Franking, Congress's Costly Perk
Three groups want to end right to send free mail to voters outside lawmakers' districts. FUROR OVER STAMPS
WASHINGTON — MILLIONS of dollars in franking or free mailings are going out this election year, sent by members of Congress who are dispatching self-promoting material to voters outside their present congressional districts.
Now, a bipartisan coalition of three organizations is asking the federal court to cancel that enormous flow of taxpayer money: the Public Citizen, the National Taxpayers Union, and the Coalition to End the Permanent Congress. The groups are suing to block members of Congress from using their franking privileges for districts they do not yet represent.
"We're arguing the [franking] statute is an unconstitutional, unjustified subsidy to incumbents and disadvantages challengers without any legal justification," says Paul Wolfson, a lawyer for Ralph Nader's public-interest group, Public Citizen.
The current law allows House members to use their franking privileges for mass mailings where they will have to run this fall because of redistricting after the 1990 census, but which they do not now represent. "It's very widespread," says Mr. Wolfson. "It's explicitly allowed by the statute, so it's an explicit invitation to members of Congress to do it."
"Lots of challengers find the frank the single greatest handicap in running for Congress," says Wolfson. "It reaches every single one of [a district's residents] by direct mail... In some cases for each congressman it represents over $100,000 for each district."
Free mailing is one of the most expensive "perks" in Congress. Last year, the budget was $30 million; in this election year, it's $80 million.
Peter Sepp, director of public relations for the National Taxpayers Union, says he's received complaints from NTU members in more than two dozen congressional districts complaining about it and adds, "I think it's possible it amounts to a $4 million to $10 million subsidy."
Mr. Sepp says, "Basically we think free mailing privileges amount to a free ride for incumbents at incredible expense: free media exposure, free press coverage. There is no technical provision of the law that bars them from doing it."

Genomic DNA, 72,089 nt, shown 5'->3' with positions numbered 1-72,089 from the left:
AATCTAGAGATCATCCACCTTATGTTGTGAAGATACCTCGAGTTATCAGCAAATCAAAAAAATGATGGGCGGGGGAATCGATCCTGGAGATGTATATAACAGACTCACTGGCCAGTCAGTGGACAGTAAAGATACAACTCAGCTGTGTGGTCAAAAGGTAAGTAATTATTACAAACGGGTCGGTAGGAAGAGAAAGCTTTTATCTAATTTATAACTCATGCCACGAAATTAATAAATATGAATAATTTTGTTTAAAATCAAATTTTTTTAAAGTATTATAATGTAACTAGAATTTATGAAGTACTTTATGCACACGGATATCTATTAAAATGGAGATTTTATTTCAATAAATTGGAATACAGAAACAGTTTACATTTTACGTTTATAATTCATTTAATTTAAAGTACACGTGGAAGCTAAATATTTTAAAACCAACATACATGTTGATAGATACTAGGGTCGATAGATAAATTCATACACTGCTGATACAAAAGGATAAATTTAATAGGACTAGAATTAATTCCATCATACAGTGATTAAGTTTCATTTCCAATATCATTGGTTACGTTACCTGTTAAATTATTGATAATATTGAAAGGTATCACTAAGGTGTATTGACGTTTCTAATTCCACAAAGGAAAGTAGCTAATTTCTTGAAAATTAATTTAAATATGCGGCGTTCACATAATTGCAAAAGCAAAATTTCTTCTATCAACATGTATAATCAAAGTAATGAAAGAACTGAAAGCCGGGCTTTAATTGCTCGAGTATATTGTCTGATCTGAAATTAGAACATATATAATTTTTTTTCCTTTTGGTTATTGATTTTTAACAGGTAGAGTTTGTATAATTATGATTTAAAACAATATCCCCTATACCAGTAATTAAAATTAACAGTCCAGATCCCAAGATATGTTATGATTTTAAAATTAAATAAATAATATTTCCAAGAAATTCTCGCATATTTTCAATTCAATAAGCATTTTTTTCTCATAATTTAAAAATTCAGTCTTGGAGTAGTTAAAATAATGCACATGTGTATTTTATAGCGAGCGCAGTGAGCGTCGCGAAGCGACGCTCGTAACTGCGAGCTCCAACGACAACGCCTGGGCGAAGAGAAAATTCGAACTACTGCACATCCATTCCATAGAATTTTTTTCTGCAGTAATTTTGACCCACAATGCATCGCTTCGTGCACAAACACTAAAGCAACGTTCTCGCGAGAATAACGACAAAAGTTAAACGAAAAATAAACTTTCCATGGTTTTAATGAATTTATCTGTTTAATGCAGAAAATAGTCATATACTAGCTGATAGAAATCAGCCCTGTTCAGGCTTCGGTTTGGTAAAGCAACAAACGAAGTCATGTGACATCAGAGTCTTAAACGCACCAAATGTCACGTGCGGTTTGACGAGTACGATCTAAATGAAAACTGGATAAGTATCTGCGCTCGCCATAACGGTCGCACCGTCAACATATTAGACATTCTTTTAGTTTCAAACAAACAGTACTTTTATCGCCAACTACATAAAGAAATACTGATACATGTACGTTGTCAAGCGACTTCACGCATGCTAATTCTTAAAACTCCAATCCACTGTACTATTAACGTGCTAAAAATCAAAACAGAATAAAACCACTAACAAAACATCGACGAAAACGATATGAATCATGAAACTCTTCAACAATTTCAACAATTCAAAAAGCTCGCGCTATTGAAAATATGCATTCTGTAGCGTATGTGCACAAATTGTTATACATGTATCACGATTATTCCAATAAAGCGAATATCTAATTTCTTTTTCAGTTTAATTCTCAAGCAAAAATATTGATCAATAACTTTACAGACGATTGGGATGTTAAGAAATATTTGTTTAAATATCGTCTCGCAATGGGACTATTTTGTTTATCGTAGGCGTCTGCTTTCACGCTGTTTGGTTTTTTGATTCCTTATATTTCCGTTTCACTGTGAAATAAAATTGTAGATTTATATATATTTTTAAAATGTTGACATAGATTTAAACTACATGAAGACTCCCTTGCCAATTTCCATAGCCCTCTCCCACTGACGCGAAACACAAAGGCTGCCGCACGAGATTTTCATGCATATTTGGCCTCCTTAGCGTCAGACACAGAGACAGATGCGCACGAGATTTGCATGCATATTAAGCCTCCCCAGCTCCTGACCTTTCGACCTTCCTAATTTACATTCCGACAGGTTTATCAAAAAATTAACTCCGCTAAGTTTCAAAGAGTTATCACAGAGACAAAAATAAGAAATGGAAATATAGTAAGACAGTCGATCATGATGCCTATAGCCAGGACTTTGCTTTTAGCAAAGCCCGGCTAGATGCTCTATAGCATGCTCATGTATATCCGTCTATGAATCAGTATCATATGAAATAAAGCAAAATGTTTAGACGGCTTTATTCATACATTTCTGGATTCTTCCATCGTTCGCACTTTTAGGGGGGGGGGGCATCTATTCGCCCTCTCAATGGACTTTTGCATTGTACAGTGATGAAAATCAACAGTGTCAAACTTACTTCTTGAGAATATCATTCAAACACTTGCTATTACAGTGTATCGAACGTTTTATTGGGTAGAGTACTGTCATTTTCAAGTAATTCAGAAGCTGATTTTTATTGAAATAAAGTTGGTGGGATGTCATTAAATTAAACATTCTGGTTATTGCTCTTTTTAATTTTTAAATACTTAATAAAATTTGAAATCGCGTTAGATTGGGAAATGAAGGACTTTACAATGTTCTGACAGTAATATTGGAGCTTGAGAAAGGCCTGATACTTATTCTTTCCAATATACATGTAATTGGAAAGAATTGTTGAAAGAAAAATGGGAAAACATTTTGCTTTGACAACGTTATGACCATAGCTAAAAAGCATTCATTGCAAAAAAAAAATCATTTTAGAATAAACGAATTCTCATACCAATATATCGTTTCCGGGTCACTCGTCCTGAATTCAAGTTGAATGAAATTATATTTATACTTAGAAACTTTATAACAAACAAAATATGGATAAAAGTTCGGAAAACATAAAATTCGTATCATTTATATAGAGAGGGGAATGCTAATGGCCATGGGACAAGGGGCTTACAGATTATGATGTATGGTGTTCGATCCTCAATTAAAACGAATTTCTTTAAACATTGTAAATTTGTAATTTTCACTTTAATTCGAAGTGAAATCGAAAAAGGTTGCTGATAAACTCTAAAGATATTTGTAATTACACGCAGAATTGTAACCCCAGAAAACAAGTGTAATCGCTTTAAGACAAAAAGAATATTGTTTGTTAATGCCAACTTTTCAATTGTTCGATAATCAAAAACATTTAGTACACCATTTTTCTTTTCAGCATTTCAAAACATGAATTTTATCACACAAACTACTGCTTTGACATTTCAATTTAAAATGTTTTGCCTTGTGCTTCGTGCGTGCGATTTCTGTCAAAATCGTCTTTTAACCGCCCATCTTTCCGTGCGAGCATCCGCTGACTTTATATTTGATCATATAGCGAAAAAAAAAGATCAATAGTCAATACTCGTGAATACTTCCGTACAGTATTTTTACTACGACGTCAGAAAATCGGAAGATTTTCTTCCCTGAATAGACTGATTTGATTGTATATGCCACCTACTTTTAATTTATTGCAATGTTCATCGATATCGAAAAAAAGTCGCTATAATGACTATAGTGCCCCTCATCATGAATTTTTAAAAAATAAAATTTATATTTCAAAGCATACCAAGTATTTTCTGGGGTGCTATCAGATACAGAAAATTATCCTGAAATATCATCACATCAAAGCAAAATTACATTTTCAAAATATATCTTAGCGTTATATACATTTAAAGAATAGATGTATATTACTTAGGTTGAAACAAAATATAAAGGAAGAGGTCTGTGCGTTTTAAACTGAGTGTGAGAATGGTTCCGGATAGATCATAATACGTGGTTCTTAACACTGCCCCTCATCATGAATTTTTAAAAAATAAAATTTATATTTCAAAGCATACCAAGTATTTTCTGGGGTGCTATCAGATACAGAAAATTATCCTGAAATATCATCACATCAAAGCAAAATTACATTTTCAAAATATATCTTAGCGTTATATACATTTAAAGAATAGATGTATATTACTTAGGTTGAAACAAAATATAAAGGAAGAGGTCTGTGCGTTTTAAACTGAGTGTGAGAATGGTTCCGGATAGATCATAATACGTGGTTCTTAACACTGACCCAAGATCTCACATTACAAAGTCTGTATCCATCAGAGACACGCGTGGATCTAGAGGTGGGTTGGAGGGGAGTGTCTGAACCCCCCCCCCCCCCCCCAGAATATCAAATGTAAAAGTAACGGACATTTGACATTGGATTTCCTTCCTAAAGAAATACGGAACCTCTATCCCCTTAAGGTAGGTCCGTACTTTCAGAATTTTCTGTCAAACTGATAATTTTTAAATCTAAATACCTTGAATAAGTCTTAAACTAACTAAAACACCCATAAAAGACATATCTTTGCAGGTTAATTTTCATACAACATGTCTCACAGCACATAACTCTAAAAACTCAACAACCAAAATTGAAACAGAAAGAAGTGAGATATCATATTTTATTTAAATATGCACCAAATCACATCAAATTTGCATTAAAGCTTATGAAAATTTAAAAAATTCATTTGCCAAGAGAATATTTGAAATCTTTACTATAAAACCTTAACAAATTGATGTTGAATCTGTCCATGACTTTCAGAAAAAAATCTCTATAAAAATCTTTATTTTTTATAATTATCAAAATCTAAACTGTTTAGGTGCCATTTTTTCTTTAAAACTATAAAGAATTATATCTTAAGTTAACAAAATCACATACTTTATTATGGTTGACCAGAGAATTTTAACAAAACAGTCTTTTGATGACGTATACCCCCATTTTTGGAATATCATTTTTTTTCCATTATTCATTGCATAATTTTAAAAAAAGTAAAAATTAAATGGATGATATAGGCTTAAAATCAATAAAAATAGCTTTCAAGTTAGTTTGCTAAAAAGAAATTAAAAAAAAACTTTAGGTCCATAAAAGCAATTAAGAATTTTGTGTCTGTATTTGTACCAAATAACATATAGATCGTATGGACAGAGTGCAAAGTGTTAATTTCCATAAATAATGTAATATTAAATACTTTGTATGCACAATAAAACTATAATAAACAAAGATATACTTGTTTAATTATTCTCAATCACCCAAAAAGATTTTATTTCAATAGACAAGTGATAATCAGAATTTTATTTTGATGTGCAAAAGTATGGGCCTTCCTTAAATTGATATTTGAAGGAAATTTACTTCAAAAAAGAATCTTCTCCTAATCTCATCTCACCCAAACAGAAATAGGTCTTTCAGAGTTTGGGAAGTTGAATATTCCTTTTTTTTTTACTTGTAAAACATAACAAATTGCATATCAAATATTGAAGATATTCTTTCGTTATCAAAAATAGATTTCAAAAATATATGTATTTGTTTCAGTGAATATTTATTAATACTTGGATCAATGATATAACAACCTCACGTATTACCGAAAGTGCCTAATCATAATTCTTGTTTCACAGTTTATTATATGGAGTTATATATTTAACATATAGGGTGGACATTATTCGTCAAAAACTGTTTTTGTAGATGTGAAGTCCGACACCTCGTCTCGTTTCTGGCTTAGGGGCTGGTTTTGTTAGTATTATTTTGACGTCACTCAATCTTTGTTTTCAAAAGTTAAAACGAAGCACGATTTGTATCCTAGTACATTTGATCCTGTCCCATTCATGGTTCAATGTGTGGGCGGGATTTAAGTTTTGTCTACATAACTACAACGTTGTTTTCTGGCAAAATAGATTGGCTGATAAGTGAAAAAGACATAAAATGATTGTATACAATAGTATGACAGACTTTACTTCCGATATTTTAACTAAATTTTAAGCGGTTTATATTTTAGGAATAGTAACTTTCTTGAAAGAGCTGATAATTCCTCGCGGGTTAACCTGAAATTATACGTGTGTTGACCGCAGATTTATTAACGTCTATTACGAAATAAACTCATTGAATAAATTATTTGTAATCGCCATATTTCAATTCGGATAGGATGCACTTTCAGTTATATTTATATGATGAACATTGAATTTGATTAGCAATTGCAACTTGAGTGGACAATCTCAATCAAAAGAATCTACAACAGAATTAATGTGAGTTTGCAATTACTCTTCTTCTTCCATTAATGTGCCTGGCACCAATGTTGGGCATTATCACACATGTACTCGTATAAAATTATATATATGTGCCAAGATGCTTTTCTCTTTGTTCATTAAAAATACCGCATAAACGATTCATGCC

He says the constitutionality of franking process needed to be challenged on the grounds of free speech: "Constitutionally, taxpayers have a right to be represented by members of Congress and elect that member. We don't think it's a legitimate extension of political power to mail to people they hope to represent. There's no justification for it other than crass political methods."
The head of the third party in the lawsuit on franking is Lionel Kunst, co-chairman of the Coalition to End the Permanent Congress, based in Kansas City, Mo. He says, "We've been wanting to sue on the whole franking privilege. The legals say, `Let's hit them on this first.' When they send literature into areas that are not part of their district they're sending it there for one purpose: that's self-promotion."
One of the members of the house who disagrees with the suit is Rep. Martin Frost (D) of Texas, whose press secretary, Robert Mansker, explains, "Yes, he has used the franking privilege in response to the new areas added to the district. The rules of the House have allowed it for many years, and anything sent from the House has to be cleared by the bipartisan Franking Commission. So long as a member follows the rules the mailings are appropriate."
There has been some heated discussion in Congress, too, over this use of the franking privilege, but so far it hasn't been strong enough to overcome the tendency to continue the privilege until September, which is the cut-off date for mass mailings in this election year.
Rep. Bill Thomas (R) of California has offered a franking-reform proposal. It prevents incumbents from sending taxpayer-financed mailings outside their district. The bill, which has 87 cosponsors, has yet to pass.
If the suit in federal court goes as planned, Public Citizen's Wolfson estimates it could stop soon. "We hope in the next couple of weeks to file a motion for a preliminary injunction," he says. "If the court grants a preliminary injunction at the end of June, it could stop it right away."
Wolfson says that if the suit wins, members of Congress would not be asked to pay back money used for franking. "We're just asking them to stop doing it," says Wolfson. "From now to September the use of the frank is heaviest, and we want them to stop before the damage is done." He adds that they're not suing individual congresssmen, either: "The problem is with the system, not with the members."